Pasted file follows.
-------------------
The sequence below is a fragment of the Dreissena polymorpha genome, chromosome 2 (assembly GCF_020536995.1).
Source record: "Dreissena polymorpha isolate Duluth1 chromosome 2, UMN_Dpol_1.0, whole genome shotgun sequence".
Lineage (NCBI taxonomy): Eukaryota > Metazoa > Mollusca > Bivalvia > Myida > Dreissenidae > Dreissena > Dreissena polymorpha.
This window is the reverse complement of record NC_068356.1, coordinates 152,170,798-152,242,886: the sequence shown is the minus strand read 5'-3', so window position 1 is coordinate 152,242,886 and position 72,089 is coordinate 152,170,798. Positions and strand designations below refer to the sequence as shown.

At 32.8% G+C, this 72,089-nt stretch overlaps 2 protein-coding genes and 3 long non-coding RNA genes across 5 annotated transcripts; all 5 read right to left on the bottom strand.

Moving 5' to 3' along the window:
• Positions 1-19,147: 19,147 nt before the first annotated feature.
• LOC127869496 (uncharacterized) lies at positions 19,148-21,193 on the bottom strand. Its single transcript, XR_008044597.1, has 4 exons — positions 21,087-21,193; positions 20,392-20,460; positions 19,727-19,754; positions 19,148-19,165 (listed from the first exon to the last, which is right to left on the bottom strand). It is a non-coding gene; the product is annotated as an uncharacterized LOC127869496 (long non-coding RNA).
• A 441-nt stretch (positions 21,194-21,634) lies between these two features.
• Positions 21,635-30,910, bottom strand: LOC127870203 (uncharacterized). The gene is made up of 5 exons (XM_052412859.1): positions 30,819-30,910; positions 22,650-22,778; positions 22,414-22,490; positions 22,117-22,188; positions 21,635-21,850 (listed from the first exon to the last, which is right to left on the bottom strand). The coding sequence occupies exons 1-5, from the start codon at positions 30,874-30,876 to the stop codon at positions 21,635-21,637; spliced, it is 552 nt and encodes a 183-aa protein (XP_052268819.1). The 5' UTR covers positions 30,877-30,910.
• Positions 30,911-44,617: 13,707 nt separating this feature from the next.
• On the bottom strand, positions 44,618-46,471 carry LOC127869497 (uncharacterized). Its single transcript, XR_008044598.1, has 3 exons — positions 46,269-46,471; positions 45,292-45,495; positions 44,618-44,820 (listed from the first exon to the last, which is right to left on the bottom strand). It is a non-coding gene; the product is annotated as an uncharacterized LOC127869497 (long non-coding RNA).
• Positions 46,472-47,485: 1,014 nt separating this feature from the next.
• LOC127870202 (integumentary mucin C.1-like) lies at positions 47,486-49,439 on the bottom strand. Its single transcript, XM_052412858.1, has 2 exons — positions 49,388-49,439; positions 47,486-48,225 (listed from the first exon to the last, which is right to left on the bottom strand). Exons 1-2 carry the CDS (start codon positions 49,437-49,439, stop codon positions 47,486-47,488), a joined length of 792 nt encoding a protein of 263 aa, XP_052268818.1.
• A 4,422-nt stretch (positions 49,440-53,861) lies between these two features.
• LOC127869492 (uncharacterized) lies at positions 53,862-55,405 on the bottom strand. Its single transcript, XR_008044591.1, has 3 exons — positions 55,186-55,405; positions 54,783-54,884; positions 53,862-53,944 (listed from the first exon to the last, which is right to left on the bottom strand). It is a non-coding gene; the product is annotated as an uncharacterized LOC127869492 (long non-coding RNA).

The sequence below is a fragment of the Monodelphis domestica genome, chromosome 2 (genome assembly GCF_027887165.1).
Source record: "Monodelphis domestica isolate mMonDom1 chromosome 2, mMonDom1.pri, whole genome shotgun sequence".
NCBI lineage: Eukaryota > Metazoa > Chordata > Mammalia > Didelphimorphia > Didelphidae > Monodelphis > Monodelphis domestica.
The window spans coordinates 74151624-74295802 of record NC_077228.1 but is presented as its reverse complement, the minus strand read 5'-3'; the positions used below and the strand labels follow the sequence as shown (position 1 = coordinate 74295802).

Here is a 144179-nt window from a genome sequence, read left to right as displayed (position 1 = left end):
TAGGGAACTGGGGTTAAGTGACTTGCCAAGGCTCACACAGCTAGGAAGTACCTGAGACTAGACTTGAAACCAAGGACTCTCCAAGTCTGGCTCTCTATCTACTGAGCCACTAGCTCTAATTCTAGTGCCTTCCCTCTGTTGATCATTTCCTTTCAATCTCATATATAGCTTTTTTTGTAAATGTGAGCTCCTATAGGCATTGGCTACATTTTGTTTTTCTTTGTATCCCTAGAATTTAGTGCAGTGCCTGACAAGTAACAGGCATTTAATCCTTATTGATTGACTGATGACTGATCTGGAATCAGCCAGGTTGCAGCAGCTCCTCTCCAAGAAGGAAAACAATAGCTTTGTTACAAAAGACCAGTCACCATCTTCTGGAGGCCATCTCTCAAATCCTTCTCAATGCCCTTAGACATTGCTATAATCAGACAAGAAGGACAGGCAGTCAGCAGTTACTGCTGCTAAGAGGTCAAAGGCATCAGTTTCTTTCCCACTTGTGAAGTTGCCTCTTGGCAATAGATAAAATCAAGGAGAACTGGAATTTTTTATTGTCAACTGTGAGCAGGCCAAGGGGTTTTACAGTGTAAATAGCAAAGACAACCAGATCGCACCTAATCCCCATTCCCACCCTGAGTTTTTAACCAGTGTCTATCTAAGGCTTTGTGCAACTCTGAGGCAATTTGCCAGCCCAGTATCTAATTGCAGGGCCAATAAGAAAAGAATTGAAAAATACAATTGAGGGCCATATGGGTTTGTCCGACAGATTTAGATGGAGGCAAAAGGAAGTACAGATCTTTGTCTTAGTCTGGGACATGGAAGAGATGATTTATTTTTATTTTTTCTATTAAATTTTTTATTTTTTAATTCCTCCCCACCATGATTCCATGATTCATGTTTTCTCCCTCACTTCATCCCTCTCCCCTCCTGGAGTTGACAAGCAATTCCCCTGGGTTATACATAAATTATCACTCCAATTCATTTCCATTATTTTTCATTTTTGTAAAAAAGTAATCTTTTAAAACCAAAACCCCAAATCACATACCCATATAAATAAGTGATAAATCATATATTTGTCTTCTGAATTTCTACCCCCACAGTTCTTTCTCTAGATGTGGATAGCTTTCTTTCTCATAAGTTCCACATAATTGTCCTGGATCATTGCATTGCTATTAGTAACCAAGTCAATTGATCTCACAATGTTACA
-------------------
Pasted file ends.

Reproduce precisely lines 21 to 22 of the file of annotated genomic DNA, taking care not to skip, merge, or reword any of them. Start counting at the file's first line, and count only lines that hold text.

Here is a 144179-nt window from a genome sequence, read left to right as displayed (position 1 = left end):
TAGGGAACTGGGGTTAAGTGACTTGCCAAGGCTCACACAGCTAGGAAGTACCTGAGACTAGACTTGAAACCAAGGACTCTCCAAGTCTGGCTCTCTATCTACTGAGCCACTAGCTCTAATTCTAGTGCCTTCCCTCTGTTGATCATTTCCTTTCAATCTCATATATAGCTTTTTTTGTAAATGTGAGCTCCTATAGGCATTGGCTACATTTTGTTTTTCTTTGTATCCCTAGAATTTAGTGCAGTGCCTGACAAGTAACAGGCATTTAATCCTTATTGATTGACTGATGACTGATCTGGAATCAGCCAGGTTGCAGCAGCTCCTCTCCAAGAAGGAAAACAATAGCTTTGTTACAAAAGACCAGTCACCATCTTCTGGAGGCCATCTCTCAAATCCTTCTCAATGCCCTTAGACATTGCTATAATCAGACAAGAAGGACAGGCAGTCAGCAGTTACTGCTGCTAAGAGGTCAAAGGCATCAGTTTCTTTCCCACTTGTGAAGTTGCCTCTTGGCAATAGATAAAATCAAGGAGAACTGGAATTTTTTATTGTCAACTGTGAGCAGGCCAAGGGGTTTTACAGTGTAAATAGCAAAGACAACCAGATCGCACCTAATCCCCATTCCCACCCTGAGTTTTTAACCAGTGTCTATCTAAGGCTTTGTGCAACTCTGAGGCAATTTGCCAGCCCAGTATCTAATTGCAGGGCCAATAAGAAAAGAATTGAAAAATACAATTGAGGGCCATATGGGTTTGTCCGACAGATTTAGATGGAGGCAAAAGGAAGTACAGATCTTTGTCTTAGTCTGGGACATGGAAGAGATGATTTATTTTTATTTTTTCTATTAAATTTTTTATTTTTTAATTCCTCCCCACCATGATTCCATGATTCATGTTTTCTCCCTCACTTCATCCCTCTCCCCTCCTGGAGTTGACAAGCAATTCCCCTGGGTTATACATAAATTATCACTCCAATTCATTTCCATTATTTTTCATTTTTGTAAAAAAGTAATCTTTTAAAACCAAAACCCCAAATCACATACCCATATAAATAAGTGATAAATCATATATTTGTCTTCTGAATTTCTACCCCCACAGTTCTTTCTCTAGATGTGGATAGCTTTCTTTCTCATAAGTTCCACATAATTGTCCTGGATCATTGCATTGCTATTAGTAACCAAGTCAATTGATCTCACAATGTTACA